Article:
I just love how Andrew’s turned out!

And he was ECSTATIC over hanging his mementos on that corkboard wall. ๐Ÿ™‚

Things to consider when making a cork board for the wall:

How thick does a cork board need to be?

I don’t think it needs to be very thick – especially if you’re putting it on plywood!

Ours only ended up being 3/32″ of cork and then 1/4″ of plywood.

But the tacks went into it just great!

The best way to evaluate is to make sure you have enough thickness in your corkboard walls to support the depth of your tacks.

How do you hang cork board without nails?

As you saw in our tutorial, we hung ours with screws so it would be easily removable in the future!

If you’re not doing an entire wall and wanted to hang a smaller DIY cork board, then you could also use 3M command strips!

As promised, here are the printable instructions:

DIY Corkboard Walls

Make a removable wall of cork in your office or kid's room with this simple tutorial!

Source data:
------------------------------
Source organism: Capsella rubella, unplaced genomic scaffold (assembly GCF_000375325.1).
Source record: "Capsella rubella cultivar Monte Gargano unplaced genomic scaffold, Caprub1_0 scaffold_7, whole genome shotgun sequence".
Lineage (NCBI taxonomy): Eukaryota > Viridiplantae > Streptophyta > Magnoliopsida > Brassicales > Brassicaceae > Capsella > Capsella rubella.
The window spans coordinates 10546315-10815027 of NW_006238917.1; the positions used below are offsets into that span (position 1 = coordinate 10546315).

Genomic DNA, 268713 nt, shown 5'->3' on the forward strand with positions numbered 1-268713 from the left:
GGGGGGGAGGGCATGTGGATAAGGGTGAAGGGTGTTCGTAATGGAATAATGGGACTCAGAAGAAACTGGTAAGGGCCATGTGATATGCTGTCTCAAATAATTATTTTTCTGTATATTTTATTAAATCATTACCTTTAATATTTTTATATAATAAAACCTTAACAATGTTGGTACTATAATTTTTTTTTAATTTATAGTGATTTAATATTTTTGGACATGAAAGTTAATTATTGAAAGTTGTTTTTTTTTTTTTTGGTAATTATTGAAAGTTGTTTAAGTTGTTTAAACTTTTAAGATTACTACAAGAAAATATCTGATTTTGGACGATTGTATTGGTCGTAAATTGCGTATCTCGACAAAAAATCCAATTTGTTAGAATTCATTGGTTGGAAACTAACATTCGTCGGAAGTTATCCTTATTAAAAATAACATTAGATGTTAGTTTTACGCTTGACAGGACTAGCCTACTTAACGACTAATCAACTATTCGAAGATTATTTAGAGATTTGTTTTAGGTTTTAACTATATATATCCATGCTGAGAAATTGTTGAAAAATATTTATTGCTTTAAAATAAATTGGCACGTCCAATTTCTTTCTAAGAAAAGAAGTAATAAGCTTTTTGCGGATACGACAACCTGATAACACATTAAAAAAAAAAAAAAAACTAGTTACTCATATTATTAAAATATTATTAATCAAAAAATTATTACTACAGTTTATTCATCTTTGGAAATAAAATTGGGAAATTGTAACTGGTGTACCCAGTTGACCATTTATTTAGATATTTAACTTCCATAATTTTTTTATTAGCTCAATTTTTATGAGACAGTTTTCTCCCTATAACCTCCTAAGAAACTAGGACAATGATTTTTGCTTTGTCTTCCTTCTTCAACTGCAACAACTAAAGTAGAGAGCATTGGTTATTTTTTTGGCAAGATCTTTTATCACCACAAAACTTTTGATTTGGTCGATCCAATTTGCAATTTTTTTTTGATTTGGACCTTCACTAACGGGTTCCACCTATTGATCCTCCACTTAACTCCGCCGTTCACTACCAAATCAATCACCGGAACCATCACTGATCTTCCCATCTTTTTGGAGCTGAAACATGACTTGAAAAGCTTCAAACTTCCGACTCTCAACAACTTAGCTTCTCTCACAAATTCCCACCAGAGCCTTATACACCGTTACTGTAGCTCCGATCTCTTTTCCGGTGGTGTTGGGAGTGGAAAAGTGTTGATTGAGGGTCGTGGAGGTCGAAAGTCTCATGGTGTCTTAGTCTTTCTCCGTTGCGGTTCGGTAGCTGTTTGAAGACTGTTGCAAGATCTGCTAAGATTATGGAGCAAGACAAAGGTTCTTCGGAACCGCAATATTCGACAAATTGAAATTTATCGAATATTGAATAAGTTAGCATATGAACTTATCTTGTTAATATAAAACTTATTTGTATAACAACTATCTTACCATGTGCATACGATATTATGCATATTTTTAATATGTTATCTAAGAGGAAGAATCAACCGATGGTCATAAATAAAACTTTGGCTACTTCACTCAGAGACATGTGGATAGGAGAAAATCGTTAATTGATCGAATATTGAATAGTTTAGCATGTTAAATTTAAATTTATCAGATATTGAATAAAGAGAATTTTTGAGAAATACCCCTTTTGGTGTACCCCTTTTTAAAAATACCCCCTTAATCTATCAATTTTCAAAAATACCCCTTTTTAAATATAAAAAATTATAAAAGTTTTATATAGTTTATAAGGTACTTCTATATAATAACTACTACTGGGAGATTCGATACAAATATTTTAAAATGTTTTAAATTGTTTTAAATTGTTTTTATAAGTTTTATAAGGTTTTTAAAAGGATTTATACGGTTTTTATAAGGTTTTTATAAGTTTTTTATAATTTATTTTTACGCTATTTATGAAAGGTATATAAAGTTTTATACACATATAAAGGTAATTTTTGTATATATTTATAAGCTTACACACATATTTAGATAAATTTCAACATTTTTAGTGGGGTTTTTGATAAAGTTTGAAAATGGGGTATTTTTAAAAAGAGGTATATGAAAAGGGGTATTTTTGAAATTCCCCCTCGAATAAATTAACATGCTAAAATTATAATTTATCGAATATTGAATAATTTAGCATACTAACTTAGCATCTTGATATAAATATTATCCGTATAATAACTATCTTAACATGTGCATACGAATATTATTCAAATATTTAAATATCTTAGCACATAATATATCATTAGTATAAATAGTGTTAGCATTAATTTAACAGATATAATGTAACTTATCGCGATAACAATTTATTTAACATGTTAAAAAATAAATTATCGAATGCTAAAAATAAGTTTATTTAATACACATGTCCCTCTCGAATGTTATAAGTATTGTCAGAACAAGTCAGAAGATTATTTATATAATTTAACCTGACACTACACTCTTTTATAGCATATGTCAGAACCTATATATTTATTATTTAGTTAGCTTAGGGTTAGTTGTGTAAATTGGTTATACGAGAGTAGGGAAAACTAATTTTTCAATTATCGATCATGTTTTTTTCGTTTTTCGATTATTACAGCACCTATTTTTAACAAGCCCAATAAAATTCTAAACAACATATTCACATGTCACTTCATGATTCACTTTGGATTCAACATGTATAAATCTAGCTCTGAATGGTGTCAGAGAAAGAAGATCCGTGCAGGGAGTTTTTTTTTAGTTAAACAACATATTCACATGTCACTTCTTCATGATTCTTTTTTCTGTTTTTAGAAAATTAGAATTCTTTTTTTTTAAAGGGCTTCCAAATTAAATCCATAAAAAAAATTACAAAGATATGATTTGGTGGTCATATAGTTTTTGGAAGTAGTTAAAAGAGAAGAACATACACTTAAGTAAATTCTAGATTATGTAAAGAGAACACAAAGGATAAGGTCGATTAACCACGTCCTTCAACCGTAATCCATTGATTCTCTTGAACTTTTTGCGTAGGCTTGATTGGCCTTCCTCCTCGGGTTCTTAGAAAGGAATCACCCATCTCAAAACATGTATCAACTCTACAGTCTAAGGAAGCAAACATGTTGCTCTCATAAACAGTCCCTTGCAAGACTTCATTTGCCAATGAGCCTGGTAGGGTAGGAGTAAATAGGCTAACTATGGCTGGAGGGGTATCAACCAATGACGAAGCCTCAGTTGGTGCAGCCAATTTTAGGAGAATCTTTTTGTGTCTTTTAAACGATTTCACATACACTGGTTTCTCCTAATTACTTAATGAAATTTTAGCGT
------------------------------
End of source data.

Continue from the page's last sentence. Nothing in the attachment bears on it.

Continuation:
Active Time: 1 hour
Additional Time: 30 minutes
Total Time: 1 hour 30 minutes
Difficulty: Easy
Estimated Cost: $50

Instructions

  1. Use your jig saw to cut your plywood do the exact dimension of the wall you're wanting to cover.
  2. If your wall is wider than one 24" wide roll of cork, then measure and mark the center line on your plywood.
  3. Spray a 2' section on one half of your plywood and adhere the cork roll to the plywood using a J roller to roll it out.
  4. Continue spraying and adhering 2-3' sections until the first half is covered.